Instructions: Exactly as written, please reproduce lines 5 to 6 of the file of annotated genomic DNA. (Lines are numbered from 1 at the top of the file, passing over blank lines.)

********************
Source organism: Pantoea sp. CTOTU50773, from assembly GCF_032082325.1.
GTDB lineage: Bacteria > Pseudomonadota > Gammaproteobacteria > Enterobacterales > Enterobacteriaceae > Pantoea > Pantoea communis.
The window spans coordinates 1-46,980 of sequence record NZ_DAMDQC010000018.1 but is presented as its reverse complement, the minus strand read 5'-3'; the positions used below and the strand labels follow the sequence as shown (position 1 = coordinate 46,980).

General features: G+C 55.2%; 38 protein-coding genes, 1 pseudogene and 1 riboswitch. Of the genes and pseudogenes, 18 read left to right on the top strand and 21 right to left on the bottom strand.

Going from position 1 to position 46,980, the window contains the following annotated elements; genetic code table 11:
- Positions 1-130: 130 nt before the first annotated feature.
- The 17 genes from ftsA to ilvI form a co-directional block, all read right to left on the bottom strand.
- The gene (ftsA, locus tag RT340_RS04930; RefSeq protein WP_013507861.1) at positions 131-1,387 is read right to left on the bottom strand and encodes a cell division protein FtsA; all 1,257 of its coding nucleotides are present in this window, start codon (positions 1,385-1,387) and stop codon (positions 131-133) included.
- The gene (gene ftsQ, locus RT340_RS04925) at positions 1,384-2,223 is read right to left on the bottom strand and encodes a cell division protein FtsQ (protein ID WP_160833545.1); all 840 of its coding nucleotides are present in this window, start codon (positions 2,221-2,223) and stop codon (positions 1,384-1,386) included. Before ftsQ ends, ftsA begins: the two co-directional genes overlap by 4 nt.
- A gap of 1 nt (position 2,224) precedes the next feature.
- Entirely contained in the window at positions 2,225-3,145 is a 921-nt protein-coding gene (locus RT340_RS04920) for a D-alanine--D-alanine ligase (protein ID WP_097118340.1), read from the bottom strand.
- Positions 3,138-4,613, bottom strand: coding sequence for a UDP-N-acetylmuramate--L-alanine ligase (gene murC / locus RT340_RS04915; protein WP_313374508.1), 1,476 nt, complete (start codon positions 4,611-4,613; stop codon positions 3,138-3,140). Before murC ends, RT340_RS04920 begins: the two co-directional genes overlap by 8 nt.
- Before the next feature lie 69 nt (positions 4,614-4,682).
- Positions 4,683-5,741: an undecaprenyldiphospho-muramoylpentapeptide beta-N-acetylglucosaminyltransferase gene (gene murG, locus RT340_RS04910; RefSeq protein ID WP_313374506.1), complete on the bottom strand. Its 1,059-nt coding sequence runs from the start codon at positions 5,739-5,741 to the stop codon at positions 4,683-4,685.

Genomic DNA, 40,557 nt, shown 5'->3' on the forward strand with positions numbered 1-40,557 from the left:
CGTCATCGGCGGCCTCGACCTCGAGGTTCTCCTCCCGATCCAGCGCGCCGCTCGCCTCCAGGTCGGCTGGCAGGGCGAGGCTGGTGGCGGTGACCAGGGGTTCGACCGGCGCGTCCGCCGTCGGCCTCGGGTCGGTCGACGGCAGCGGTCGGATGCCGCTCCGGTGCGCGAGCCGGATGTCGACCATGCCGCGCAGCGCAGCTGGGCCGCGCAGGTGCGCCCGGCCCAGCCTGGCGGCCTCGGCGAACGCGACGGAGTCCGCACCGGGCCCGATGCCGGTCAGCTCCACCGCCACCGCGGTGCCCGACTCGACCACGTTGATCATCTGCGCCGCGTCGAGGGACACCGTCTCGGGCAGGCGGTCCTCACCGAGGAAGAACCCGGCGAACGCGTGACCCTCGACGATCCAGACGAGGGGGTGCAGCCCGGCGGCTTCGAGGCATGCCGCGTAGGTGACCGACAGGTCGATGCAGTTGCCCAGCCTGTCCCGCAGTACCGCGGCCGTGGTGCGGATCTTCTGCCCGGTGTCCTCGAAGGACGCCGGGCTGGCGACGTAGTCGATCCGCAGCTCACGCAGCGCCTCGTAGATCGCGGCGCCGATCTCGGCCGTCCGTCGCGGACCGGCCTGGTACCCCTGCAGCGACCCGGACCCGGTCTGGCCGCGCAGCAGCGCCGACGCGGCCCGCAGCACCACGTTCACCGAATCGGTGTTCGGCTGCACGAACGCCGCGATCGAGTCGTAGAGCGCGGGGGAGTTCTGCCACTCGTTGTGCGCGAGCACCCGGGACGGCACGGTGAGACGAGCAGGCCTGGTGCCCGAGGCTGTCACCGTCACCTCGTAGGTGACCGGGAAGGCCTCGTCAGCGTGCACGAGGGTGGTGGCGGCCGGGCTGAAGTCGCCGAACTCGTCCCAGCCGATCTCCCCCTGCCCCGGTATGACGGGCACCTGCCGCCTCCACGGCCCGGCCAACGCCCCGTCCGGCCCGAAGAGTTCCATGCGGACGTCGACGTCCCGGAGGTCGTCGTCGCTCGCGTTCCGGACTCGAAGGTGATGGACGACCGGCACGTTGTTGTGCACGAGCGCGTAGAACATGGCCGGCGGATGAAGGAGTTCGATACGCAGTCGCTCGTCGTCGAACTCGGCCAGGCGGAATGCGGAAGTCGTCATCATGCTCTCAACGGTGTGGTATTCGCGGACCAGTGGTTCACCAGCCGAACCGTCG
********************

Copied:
Going from position 1 to position 46,980, the window contains the following annotated elements; genetic code table 11:
- Positions 1-130: 130 nt before the first annotated feature.